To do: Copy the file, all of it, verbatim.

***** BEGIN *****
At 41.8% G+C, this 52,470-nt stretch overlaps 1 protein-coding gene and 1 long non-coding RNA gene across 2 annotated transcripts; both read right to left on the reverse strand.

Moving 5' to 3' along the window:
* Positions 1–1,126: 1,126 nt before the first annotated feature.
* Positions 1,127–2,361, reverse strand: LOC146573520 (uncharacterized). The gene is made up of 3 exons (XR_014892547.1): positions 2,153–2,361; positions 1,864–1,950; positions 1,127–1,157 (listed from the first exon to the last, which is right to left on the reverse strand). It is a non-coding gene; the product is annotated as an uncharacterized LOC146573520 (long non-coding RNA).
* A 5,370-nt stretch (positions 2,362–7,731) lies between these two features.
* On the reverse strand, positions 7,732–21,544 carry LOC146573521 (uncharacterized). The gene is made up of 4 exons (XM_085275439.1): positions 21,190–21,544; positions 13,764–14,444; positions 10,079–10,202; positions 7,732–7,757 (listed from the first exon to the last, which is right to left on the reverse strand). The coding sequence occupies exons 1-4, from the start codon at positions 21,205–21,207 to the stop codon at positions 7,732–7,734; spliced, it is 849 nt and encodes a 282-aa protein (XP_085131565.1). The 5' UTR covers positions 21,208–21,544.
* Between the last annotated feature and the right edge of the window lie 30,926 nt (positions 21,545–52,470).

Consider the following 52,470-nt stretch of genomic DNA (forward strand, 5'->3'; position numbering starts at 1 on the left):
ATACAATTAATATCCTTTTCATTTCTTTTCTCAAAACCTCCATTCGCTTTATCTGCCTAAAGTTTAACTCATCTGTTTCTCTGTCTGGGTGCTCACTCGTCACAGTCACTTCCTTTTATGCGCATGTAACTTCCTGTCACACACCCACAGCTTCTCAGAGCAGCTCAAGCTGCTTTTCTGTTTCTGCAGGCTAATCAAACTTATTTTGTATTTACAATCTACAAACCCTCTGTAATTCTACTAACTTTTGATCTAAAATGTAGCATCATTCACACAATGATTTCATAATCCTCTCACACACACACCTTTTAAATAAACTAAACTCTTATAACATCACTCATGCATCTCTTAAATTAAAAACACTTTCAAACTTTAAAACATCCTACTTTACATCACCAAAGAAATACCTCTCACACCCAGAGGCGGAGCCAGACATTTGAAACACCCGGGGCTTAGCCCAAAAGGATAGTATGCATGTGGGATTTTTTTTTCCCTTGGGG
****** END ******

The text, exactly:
At 41.8% G+C, this 52,470-nt stretch overlaps 1 protein-coding gene and 1 long non-coding RNA gene across 2 annotated transcripts; both read right to left on the reverse strand.

Moving 5' to 3' along the window:
* Positions 1–1,126: 1,126 nt before the first annotated feature.
* Positions 1,127–2,361, reverse strand: LOC146573520 (uncharacterized). The gene is made up of 3 exons (XR_014892547.1): positions 2,153–2,361; positions 1,864–1,950; positions 1,127–1,157 (listed from the first exon to the last, which is right to left on the reverse strand). It is a non-coding gene; the product is annotated as an uncharacterized LOC146573520 (long non-coding RNA).
* A 5,370-nt stretch (positions 2,362–7,731) lies between these two features.
* On the reverse strand, positions 7,732–21,544 carry LOC146573521 (uncharacterized). The gene is made up of 4 exons (XM_085275439.1): positions 21,190–21,544; positions 13,764–14,444; positions 10,079–10,202; positions 7,732–7,757 (listed from the first exon to the last, which is right to left on the reverse strand). The coding sequence occupies exons 1-4, from the start codon at positions 21,205–21,207 to the stop codon at positions 7,732–7,734; spliced, it is 849 nt and encodes a 282-aa protein (XP_085131565.1). The 5' UTR covers positions 21,208–21,544.
* Between the last annotated feature and the right edge of the window lie 30,926 nt (positions 21,545–52,470).

Consider the following 52,470-nt stretch of genomic DNA (forward strand, 5'->3'; position numbering starts at 1 on the left):
ATACAATTAATATCCTTTTCATTTCTTTTCTCAAAACCTCCATTCGCTTTATCTGCCTAAAGTTTAACTCATCTGTTTCTCTGTCTGGGTGCTCACTCGTCACAGTCACTTCCTTTTATGCGCATGTAACTTCCTGTCACACACCCACAGCTTCTCAGAGCAGCTCAAGCTGCTTTTCTGTTTCTGCAGGCTAATCAAACTTATTTTGTATTTACAATCTACAAACCCTCTGTAATTCTACTAACTTTTGATCTAAAATGTAGCATCATTCACACAATGATTTCATAATCCTCTCACACACACACCTTTTAAATAAACTAAACTCTTATAACATCACTCATGCATCTCTTAAATTAAAAACACTTTCAAACTTTAAAACATCCTACTTTACATCACCAAAGAAATACCTCTCACACCCAGAGGCGGAGCCAGACATTTGAAACACCCGGGGCTTAGCCCAAAAGGATAGTATGCATGTGGGATTTTTTTTTCCCTTGGGG